Pac Man is a classic, in that upper echelon of arcade legends that only the likes of Donkey Kong, Space Invaders and Gauntlet reside. It’s also been wonderfully reinvented for a new generation with the neon-infused Pac Man Championship Edition. Freelance game designer Tom Davies has taken the yellow pill-popper’s evolution a stage further by mixing the usual maze wandering with this generation’s obsession with the FPS. Thus FPS Man was born.
Hideo Kojima’s Metal Gear series is entering new ground with upcoming release MGS Rising. The trademark stealth mechanic has been abandoned for Platinum Games’ riotous over-the-top action. Aside from a few handheld experiments, this is the first time a Metal Gear game has crept into a new genre. With such a rich and varied universe of characters and conflict, there’s plenty more scope for branching out into even more genres.
Here are a few suggestions, some serious and some not, of genres I could see a Metal Gear game in.
Facebook games conjure up negative connotations for many gamers. They’re often seen as devoid of skill, micro-payment laden exercises in repetitive clicking. Scottish development house Ludometrics have taken a different, more traditional approach to social media gaming with their retro-tinged title, Bips!.
The shoot ‘em up genre has underwent something of a renaissance this console generation. As with many other ‘niche’ genres, they have benefited greatly from delivery via digital download. It was Geometry Wars and Super Stardust who rekindled my love affair with all things shooty spaceship, then Futurlab’s Velocity came out of nowhere to send me head over heels. So can the Voo Foo Studios and Boss Baddie collaboration for PS3 and Vita, Big Sky Infinity, steal my shoot ‘em up heart all over again?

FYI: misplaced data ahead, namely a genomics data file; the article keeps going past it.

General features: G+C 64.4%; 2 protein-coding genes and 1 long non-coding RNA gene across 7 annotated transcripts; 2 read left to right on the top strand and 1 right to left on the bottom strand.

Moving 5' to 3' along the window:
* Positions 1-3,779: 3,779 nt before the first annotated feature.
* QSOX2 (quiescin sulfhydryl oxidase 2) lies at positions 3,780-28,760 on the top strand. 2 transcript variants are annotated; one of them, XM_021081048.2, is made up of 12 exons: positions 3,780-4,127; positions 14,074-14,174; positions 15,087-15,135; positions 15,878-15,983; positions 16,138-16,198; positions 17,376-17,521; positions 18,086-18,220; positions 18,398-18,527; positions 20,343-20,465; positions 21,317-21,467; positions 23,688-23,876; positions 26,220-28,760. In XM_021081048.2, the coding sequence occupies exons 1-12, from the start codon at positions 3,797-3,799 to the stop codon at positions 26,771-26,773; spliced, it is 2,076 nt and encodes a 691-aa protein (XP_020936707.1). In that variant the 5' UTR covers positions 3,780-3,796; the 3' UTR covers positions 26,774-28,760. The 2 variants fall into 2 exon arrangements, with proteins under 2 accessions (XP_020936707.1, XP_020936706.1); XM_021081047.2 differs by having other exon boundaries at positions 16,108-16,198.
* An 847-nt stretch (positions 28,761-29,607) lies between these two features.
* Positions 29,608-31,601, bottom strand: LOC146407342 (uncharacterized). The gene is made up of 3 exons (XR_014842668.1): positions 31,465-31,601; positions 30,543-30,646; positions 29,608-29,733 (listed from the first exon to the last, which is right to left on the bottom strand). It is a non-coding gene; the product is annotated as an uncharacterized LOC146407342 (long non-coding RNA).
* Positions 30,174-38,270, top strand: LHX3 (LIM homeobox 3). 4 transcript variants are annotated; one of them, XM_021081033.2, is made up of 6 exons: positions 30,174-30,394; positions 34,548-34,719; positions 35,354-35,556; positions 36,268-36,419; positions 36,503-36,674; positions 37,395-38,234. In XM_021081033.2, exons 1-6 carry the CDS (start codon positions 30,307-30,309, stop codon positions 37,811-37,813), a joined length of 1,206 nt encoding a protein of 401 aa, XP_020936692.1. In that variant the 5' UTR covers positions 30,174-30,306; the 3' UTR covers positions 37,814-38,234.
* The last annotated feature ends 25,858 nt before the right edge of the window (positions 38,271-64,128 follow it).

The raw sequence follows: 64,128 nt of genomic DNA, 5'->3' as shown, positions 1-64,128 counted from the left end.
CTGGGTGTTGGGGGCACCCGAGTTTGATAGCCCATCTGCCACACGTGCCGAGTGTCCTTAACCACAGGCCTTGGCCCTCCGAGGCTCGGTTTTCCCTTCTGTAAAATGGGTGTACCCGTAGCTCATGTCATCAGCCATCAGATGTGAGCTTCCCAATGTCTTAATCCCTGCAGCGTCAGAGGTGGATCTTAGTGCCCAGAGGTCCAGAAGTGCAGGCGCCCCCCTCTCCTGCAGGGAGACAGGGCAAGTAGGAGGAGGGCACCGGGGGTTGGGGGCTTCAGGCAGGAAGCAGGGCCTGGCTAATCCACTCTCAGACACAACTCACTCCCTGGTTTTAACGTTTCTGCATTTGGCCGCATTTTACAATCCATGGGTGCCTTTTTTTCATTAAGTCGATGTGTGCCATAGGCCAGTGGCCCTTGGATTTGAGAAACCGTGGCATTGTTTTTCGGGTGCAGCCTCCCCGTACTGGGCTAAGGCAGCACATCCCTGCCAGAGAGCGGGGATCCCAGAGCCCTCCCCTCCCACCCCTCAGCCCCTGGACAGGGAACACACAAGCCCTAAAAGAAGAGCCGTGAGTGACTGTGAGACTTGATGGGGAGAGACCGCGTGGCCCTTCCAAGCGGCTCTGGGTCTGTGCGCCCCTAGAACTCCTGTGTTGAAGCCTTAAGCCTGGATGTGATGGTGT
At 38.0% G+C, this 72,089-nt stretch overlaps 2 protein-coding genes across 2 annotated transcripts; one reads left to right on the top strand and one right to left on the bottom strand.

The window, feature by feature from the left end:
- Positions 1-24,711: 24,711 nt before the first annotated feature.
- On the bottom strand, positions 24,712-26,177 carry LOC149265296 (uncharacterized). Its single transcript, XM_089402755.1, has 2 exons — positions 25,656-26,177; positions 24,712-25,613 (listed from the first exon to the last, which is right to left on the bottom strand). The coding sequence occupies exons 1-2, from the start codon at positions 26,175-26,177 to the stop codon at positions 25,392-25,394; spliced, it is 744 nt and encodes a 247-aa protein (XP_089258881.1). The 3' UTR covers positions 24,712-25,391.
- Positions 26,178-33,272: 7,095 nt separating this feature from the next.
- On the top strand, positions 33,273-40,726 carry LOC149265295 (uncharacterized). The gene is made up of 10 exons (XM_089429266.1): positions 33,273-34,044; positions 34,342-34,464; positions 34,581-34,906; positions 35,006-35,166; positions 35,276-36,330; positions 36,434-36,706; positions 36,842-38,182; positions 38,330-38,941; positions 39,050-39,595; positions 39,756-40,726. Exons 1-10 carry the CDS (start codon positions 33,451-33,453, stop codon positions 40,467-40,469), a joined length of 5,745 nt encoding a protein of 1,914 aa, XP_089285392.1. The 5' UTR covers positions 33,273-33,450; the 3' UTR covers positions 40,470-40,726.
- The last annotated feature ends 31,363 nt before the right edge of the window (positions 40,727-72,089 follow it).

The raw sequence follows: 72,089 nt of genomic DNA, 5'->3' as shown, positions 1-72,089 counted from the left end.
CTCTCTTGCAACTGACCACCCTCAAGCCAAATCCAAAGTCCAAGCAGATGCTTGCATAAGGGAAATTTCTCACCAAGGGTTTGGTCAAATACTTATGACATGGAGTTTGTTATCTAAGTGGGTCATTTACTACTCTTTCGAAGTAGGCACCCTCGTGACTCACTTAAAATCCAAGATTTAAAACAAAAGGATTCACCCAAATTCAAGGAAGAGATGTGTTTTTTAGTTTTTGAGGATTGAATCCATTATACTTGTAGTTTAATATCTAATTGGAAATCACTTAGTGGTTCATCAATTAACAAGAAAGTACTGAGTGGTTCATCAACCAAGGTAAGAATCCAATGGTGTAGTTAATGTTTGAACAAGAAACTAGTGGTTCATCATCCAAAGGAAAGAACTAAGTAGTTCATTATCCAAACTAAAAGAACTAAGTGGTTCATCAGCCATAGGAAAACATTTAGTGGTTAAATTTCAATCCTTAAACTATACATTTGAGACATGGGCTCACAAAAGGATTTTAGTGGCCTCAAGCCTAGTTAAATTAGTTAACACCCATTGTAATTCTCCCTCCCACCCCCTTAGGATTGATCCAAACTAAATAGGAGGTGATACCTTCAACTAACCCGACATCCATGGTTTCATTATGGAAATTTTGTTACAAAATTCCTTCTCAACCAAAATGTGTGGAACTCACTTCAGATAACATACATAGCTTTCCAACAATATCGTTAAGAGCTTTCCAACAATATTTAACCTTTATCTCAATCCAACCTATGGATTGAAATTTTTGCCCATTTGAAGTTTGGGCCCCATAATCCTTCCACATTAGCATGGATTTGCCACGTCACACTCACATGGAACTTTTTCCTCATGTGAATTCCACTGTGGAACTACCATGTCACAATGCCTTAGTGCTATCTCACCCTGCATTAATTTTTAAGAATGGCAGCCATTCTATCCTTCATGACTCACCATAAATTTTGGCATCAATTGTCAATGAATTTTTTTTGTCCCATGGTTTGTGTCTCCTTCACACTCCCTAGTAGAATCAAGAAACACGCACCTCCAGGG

NEW SERIES! I get in about my ’Pile of Shame’, a scarily long list of games purchased that I simply haven’t , or hardly, played. From PSX and PS2, to Wii, 360 and PS3, there’s always something to have a blast on and see if it’s worth playing through.
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To many, the insolvency of Blockbuster isn’t a landmark in their lives. Those who live in large, urban areas with an abundance of entertainment retailers probably won’t even notice a possible store closure. Well, once the initial wave of reporting dies down anyway. As one tweet on my twitter feed said: “Blockbusters has gone bust… I didn’t even know they were still about, haven’t seen one in almost 3 years. I’ve used one once ever.” Outside of shop staff and their families, the fall of Blockbuster may be most keenly felt in smaller towns. Like my own, a small town on the West Coast of Scotland – Dunoon.
Actually they can, and will, if you go see their special screening of Alien on Sunday, 27 January. Ridley Scott’s classic sci-fi horror will be shown at 4.30pm in the Glasgow Film Theatre from, get this, a 70mm print! In an age where digital reigns supreme in cinemas across the world, take a couple of hours to pay tribute to a fine movie displayed in a fast-disappearing format. You can’t call yourself a real Alien fan until you’ve seen a chestburster on the big screen.
You can book tickets for the special screening at glasgowfilmtheatre.org.